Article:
How to memorize information faster

a college student studying from a laptop with headphones on

Written by Charaf Mrah

Hi there! I'm a Software Engineering major currently studying in college. The purpose of this website is to share my learnings and insights with you, in the hopes of providing value and assistance to those who may need it.

Updated Aug 23, 2020

While memorizing shouldn’t be the way we’re taught at school and especially college, some courses still need some memorization from you. How to memorize faster should be mastered nonetheless for various reasons other than studying for exams.

When I looked at other memorizing tips all I found was everyone talking about how you should write down what you’re studying, I disagree with this completely. I think that I have a photographic memory (or that’s what I think it is maybe) because I find memorizing text just by looking at it and reading it much easier than having to write it down. So today I got you what I personally found helpful in terms of memorizing courses and things in general.

Figure out your input preference for memorizing:

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Figuring out your ideal information input preference (writing, hearing, listening, or seeing) is the most underrated advice regarding this topic. Every time I look for advice on this matter I keep getting the typical advice of “write what you want to memorize down”. I couldn’t disagree more with this statement. A big percentage of people will find writing things down as their ideal way of memorizing, but this is not the case for everyone.

I personally find writing things down as a waste of time for me personally. I believe that’s because I can’t focus on what I’m writing while writing. Instead, I just read what I’m trying to memorize and try to take like a screenshot of the topic. I can’t explain how I do it properly but I’m sure everyone has their own way when it comes to memorizing. You can experiment with all the different methods available and see what works for you.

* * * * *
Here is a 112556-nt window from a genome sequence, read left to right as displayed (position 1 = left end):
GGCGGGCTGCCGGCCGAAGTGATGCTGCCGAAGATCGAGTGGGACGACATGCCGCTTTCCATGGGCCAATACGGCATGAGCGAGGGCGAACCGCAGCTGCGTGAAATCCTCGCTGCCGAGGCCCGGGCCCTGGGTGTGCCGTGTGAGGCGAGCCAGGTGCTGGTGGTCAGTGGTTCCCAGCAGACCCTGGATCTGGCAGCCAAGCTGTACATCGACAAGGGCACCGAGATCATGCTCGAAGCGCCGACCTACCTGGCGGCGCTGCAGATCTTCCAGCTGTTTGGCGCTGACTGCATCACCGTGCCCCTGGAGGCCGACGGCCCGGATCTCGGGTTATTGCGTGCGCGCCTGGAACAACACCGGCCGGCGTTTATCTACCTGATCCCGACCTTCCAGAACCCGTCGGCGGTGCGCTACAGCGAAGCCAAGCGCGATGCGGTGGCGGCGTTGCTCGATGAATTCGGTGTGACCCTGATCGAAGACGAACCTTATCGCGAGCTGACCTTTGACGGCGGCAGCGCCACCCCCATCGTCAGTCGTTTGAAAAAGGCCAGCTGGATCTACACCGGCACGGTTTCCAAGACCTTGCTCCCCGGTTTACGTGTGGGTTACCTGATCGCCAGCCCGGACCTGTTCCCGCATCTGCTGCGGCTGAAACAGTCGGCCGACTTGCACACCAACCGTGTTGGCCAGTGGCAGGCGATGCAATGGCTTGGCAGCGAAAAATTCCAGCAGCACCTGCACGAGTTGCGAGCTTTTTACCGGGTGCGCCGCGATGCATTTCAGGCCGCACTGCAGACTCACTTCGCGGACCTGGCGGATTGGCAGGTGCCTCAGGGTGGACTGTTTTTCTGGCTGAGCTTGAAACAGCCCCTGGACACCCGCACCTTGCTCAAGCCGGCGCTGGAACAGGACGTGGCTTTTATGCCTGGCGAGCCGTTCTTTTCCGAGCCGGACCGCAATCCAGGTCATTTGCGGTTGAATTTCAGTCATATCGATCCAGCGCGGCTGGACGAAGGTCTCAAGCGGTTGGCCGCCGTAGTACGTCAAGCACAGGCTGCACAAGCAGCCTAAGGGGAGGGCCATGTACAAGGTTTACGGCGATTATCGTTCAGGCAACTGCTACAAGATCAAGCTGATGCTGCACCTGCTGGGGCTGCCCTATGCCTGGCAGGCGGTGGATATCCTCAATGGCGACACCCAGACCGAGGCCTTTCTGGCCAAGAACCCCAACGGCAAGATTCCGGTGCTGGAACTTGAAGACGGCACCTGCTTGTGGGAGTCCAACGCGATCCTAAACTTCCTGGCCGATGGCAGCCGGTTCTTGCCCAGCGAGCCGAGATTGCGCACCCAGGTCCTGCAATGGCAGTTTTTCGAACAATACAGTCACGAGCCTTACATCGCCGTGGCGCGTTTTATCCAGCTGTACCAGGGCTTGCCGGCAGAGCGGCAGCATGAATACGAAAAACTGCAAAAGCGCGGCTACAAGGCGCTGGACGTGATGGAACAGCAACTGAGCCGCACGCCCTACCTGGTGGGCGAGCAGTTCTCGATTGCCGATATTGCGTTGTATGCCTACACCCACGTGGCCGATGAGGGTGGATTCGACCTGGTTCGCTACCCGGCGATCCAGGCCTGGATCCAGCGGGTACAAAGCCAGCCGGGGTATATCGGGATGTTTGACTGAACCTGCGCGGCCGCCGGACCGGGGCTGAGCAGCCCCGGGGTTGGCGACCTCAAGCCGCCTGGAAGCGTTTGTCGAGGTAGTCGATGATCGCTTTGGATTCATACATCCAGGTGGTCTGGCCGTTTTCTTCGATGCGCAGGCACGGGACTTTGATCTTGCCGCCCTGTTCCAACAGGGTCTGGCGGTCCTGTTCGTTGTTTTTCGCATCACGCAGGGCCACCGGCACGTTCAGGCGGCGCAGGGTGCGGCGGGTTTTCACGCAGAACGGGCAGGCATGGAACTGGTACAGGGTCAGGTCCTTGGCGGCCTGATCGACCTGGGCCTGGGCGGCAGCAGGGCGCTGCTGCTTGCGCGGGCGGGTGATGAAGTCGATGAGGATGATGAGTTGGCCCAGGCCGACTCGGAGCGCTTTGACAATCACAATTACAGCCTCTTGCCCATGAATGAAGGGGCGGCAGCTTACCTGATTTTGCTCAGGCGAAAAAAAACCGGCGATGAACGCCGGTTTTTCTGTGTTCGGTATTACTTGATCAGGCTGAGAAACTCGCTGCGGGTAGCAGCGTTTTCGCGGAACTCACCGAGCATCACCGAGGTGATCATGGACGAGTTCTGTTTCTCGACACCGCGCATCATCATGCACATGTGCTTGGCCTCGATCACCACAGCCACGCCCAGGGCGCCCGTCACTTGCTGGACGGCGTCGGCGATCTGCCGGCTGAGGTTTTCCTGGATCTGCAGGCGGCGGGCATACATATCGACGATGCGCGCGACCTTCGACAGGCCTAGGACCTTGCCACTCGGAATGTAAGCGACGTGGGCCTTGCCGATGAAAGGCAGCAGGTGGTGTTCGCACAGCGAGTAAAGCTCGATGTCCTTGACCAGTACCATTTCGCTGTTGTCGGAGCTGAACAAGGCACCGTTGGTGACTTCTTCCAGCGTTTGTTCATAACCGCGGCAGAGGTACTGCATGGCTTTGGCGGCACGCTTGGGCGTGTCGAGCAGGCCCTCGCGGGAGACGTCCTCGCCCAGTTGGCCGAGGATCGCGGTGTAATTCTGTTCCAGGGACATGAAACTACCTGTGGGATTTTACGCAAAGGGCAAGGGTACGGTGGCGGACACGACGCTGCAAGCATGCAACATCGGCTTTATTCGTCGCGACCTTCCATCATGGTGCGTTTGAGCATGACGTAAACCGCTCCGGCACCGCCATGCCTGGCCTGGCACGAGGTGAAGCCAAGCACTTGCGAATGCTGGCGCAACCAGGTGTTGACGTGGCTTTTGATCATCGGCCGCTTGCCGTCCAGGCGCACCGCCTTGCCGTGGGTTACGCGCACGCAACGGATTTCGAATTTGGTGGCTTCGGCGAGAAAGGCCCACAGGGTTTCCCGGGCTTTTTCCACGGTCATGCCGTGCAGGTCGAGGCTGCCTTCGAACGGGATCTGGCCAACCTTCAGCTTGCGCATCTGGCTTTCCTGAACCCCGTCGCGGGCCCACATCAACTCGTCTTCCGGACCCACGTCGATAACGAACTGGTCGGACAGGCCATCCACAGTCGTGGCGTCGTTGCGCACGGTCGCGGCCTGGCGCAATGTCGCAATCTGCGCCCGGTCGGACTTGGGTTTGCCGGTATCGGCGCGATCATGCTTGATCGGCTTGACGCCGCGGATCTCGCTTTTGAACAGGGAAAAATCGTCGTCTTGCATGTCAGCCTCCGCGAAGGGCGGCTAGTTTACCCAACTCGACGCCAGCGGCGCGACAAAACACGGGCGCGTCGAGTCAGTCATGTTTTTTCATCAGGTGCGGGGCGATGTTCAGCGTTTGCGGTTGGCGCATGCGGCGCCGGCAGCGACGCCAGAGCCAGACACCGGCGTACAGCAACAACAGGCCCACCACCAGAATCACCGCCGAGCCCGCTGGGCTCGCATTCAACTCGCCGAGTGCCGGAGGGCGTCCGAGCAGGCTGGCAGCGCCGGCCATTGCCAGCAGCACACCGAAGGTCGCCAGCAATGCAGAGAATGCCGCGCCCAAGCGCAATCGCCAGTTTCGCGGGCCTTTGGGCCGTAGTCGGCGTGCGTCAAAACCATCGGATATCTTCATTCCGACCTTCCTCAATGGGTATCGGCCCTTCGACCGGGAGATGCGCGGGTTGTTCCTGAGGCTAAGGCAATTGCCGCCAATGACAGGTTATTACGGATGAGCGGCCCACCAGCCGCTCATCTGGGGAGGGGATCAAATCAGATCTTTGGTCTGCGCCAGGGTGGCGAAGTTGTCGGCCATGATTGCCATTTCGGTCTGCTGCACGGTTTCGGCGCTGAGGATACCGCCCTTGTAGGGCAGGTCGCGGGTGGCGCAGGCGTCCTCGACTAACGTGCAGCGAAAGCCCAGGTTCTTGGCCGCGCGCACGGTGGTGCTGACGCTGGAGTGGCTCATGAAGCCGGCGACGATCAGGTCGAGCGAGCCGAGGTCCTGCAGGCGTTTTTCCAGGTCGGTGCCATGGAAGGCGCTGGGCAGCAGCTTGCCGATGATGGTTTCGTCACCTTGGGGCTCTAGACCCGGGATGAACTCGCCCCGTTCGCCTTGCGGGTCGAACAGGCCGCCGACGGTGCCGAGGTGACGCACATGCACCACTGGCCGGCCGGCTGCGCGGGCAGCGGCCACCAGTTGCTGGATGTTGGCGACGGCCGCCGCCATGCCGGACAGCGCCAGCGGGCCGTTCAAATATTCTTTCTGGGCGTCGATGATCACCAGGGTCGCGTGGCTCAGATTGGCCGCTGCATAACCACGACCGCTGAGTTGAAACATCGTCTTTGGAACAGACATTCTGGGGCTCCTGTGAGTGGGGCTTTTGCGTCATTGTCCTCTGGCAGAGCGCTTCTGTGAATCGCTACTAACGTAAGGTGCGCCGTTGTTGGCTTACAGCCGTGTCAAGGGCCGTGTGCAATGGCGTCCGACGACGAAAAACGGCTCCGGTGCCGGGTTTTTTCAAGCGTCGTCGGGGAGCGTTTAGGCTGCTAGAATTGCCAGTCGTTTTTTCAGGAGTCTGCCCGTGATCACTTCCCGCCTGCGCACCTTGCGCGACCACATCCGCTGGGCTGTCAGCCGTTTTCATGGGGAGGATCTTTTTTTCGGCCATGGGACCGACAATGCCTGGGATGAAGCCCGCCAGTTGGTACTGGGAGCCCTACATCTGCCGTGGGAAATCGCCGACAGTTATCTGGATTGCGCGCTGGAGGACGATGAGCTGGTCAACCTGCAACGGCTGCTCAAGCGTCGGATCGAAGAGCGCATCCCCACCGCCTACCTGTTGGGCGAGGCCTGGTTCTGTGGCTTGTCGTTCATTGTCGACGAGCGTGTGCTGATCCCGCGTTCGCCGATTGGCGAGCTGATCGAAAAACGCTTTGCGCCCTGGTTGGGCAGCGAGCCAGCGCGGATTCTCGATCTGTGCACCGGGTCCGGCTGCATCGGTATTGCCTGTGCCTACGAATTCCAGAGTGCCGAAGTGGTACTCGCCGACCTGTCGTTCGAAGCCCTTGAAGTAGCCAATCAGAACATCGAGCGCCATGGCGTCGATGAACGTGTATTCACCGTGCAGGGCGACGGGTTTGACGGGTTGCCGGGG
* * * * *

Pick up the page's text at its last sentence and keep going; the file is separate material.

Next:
Practice memorizing consistently:

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You probably heard that the brain is a muscle before. Well, this fact means that the brain needs to exercise just like the other muscles. Studies show that your memory can get better by practice. You can get good at anything if you put your mind into it and work hard for it. But always remember that consistency is always the key. Have plans for years not just for the next couple of days.

There are two kinds of memories in the brain: the short term memory and the long term memory. You need to practice both using different methods. As far as how you can do that it’s still a new field in science and the methods are still being developed. However, you still can make a good estimate of what works, one of them is probably memorizing text. Just memorizing large amounts of text as a practice really helped me a lot personally. Also there are hundreds of brain games apps available online that could help you warmup or practice.

Break your memorization sessions:

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If you’re trying to memorize things for long periods of time, you really should break your memorizing sessions. You can “utilize” your short term memory much easier than the long term one. That’s why people can cram and revise everything the night before an exam but end up losing all the information after the exam.

If you want to have the information for the long term though (which is better in the case of studying), then you need to access the long term memory. I found that breaking my sessions is much easier, here’s how I break my memorizing sessions:

  • Day 1: An overview of the material for context (no memorization intended, but you’ll still memorize things)
  • Day 2: Memorizing the most important information
  • Day 3: Memorizing the details
  • Before the exam: Final review and calling back the already memorized information

Get enough sleep:

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I can’t stress how important sleep is for memorizing. I could go for literally pages talking about how vital sleep is and why you should regulate your sleep. We all know that sleep is important, but we don’t really know how important it is (yet). I would suggest that you watch a documentary called: Mysteries of Sleep. It’s a really good documentary about sleep and how it affects our memorization process.

If you like this post you can check my other posts regarding studying and learning at .

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